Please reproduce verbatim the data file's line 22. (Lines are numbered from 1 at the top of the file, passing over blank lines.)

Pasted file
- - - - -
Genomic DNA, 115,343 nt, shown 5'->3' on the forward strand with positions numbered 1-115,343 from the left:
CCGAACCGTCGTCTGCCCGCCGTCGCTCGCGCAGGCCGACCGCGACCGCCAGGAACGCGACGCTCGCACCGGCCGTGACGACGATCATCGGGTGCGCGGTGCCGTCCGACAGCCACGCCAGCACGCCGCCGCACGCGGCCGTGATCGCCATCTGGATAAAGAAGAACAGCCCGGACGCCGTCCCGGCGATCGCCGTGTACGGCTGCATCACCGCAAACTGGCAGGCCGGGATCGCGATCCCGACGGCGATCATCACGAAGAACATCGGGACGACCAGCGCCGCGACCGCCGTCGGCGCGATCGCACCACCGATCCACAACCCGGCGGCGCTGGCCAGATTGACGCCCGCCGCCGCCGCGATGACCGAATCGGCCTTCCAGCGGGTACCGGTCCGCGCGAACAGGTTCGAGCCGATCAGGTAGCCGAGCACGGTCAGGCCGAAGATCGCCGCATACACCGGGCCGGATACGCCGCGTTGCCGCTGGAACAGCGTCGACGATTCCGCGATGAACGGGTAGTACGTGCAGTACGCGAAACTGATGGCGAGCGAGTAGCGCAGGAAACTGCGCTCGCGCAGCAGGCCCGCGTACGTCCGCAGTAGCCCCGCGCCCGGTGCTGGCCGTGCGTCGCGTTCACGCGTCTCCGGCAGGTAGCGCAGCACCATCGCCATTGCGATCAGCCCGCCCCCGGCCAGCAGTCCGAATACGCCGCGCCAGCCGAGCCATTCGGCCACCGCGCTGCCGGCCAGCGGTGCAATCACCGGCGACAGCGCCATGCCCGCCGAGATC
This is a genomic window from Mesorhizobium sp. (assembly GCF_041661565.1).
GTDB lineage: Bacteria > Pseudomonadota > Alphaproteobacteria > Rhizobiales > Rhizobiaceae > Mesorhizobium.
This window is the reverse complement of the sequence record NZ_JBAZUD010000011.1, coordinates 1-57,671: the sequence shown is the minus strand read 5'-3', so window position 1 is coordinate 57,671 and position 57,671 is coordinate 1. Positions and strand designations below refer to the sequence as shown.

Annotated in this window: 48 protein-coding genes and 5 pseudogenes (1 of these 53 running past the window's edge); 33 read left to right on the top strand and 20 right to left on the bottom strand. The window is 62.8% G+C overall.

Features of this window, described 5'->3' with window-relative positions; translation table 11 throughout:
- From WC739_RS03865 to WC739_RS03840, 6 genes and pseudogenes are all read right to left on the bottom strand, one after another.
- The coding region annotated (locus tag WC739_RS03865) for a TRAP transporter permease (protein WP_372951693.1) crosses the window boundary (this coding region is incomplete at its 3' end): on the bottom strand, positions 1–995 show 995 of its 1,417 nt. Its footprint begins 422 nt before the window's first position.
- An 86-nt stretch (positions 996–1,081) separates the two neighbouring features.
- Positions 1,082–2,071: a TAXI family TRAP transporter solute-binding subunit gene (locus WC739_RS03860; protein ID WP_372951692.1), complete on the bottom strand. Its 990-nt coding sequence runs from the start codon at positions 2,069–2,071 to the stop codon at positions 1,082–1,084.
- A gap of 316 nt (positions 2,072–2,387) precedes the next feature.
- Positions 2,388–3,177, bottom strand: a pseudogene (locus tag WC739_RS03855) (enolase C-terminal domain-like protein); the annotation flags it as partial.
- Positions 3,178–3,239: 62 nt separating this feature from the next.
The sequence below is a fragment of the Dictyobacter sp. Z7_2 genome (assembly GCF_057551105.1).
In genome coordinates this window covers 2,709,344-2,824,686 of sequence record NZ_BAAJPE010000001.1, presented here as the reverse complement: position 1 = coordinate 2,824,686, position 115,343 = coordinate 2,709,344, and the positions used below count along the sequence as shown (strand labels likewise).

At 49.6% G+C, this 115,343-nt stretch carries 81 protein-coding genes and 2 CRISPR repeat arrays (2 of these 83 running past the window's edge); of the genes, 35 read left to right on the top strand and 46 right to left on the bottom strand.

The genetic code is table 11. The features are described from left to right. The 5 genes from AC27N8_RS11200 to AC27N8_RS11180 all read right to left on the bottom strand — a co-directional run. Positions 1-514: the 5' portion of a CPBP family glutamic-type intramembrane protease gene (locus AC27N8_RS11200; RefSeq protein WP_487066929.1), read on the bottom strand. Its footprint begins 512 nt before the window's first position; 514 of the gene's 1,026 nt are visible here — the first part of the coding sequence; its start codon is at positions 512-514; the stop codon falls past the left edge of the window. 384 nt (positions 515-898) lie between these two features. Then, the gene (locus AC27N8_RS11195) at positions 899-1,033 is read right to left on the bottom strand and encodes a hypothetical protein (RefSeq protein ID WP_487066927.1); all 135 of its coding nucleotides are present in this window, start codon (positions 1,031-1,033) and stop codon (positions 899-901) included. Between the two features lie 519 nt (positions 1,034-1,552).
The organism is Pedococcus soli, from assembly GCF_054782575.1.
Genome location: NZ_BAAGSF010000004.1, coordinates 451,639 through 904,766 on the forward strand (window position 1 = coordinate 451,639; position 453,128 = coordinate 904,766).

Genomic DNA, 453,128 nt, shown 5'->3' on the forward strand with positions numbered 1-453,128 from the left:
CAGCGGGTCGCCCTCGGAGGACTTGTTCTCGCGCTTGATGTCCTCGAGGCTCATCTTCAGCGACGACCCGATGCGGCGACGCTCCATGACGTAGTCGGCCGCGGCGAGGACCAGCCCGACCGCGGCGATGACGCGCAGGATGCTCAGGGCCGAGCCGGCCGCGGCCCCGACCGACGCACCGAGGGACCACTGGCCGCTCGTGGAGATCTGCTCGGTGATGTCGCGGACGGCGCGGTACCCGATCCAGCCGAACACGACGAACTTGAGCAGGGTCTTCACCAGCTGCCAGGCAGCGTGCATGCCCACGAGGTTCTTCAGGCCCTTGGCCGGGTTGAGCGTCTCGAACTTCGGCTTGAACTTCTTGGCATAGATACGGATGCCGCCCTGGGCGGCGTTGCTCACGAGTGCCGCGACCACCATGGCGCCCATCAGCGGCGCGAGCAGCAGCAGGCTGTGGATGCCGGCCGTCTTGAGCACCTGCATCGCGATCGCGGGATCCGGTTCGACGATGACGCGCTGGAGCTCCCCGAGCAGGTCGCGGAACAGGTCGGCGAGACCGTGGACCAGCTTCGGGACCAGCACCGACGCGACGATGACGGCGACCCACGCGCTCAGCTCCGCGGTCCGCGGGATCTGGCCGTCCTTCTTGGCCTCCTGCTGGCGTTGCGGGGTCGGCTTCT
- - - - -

CAGCGGGTCGCCCTCGGAGGACTTGTTCTCGCGCTTGATGTCCTCGAGGCTCATCTTCAGCGACGACCCGATGCGGCGACGCTCCATGACGTAGTCGGCCGCGGCGAGGACCAGCCCGACCGCGGCGATGACGCGCAGGATGCTCAGGGCCGAGCCGGCCGCGGCCCCGACCGACGCACCGAGGGACCACTGGCCGCTCGTGGAGATCTGCTCGGTGATGTCGCGGACGGCGCGGTACCCGATCCAGCCGAACACGACGAACTTGAGCAGGGTCTTCACCAGCTGCCAGGCAGCGTGCATGCCCACGAGGTTCTTCAGGCCCTTGGCCGGGTTGAGCGTCTCGAACTTCGGCTTGAACTTCTTGGCATAGATACGGATGCCGCCCTGGGCGGCGTTGCTCACGAGTGCCGCGACCACCATGGCGCCCATCAGCGGCGCGAGCAGCAGCAGGCTGTGGATGCCGGCCGTCTTGAGCACCTGCATCGCGATCGCGGGATCCGGTTCGACGATGACGCGCTGGAGCTCCCCGAGCAGGTCGCGGAACAGGTCGGCGAGACCGTGGACCAGCTTCGGGACCAGCACCGACGCGACGATGACGGCGACCCACGCGCTCAGCTCCGCGGTCCGCGGGATCTGGCCGTCCTTCTTGGCCTCCTGCTGGCGTTGCGGGGTCGGCTTCT